To an ignorant few, the election of a black president signals a transition into a period of post-racialism, where all of the racial tensions and struggles of the past have been overcome and racism no longer exists. Even though there are signs of improvement, such as the election of Barack Obama, America is far from overcoming it's embarrassing racial past and becoming a 'post-racial' society. (Some of us hope that we never do become a post racial society. Even though race is a social construct, I believe that especially in America, it is important to understand and embrace our own and each other's racial identities and histories). It is inevitable, however, that we are increasingly becoming (or recognizing that we actually are) a multi-racial society, which can be very uncomfortable to those used to the status quo.
The speakers on this panel at Netroots Nation 2009 in Pittsburgh titled, 'The Myth of Post Racial America", all have front line experience dealing with the issues that arise with this shift of racial influence. Annabel Park is a documentary filmmaker whose new film '9500 Liberty' (www.9500Liberty.com) presents Prince William County Virginia, an affluent suburb to Washginton DC, as a microcosm for how this struggle has and will continue to play out as America progresses. Rich Benjamin (www.richbenjamin.com) traveled to the fastest growing predominantly white communities in America for his book, 'Searching for Whitopia: An Improbable Journey to the Heart of White America'. Rinku Sen is the executive director of The Applied Research Center (ARC), a public policy institute advancing racial justice through research, advocacy and journalism, and publisher of 'ColorLines', ARC's magazine focused on race and politics (www.ARC.org).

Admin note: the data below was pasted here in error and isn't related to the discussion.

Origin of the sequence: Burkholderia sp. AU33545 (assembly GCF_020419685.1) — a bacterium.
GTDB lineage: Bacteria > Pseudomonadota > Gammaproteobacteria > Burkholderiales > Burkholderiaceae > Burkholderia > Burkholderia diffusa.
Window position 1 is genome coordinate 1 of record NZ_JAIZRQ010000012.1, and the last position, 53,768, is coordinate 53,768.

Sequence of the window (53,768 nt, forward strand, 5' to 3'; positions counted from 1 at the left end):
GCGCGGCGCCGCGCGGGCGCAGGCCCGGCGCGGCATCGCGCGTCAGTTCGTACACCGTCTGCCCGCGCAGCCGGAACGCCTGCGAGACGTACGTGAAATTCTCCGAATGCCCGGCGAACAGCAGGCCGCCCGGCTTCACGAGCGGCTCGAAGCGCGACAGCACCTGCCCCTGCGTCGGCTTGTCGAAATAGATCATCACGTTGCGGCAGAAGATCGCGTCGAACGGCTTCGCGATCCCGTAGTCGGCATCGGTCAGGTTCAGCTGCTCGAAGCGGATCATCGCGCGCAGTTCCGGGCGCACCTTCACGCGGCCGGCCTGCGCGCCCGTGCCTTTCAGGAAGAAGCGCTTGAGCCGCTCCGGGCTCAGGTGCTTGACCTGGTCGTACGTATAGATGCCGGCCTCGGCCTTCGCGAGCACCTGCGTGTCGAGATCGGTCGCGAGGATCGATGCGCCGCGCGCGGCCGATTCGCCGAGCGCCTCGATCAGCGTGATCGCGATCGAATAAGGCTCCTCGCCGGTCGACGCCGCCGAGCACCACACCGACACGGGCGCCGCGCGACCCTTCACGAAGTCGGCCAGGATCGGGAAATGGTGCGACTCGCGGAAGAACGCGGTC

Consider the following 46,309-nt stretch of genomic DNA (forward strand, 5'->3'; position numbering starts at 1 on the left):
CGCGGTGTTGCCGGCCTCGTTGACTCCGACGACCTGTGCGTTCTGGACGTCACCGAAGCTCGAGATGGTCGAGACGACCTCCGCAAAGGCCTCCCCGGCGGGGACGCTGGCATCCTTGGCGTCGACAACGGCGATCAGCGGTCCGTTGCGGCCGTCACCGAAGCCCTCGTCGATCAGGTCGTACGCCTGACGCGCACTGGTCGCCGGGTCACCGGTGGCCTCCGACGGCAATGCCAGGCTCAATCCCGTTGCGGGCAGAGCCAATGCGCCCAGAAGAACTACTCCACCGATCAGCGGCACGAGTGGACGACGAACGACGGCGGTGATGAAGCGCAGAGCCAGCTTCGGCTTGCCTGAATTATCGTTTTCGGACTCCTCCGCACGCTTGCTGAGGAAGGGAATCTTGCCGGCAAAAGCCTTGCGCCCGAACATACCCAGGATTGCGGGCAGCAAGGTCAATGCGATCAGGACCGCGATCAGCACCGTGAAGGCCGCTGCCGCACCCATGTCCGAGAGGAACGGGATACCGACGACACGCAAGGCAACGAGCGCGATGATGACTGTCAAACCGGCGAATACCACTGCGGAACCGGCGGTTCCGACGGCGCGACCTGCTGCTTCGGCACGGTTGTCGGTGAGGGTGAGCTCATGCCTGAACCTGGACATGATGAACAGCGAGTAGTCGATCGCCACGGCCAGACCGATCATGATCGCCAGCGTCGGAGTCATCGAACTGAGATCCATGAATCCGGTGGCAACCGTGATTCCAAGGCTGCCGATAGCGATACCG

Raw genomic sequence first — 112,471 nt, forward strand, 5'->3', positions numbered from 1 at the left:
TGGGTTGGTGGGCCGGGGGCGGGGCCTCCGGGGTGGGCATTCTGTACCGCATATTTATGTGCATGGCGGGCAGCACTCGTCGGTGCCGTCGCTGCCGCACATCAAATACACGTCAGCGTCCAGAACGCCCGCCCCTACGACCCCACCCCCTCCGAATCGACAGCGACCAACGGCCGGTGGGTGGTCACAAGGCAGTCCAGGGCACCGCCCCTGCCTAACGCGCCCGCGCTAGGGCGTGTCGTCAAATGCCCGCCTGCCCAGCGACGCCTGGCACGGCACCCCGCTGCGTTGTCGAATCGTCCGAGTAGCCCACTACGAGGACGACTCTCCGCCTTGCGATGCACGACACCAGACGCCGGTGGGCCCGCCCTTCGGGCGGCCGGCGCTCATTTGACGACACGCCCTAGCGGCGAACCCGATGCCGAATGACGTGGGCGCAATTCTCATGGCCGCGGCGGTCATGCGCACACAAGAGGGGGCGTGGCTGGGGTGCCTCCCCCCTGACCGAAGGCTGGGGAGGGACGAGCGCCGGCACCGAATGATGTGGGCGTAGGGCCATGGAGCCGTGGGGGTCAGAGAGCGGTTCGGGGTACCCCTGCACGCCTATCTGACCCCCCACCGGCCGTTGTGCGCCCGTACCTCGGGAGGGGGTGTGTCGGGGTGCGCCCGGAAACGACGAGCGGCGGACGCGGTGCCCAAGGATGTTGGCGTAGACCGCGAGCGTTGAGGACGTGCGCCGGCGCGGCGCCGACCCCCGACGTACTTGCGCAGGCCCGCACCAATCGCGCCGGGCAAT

This was a very interesting panel and informative panel and we will be posting a more complete version of the entire session shortly. Keep checking www.SumofChange.com/NetrootsNation for that and many more videos of Netroots Nation 2009 from Pittsburgh.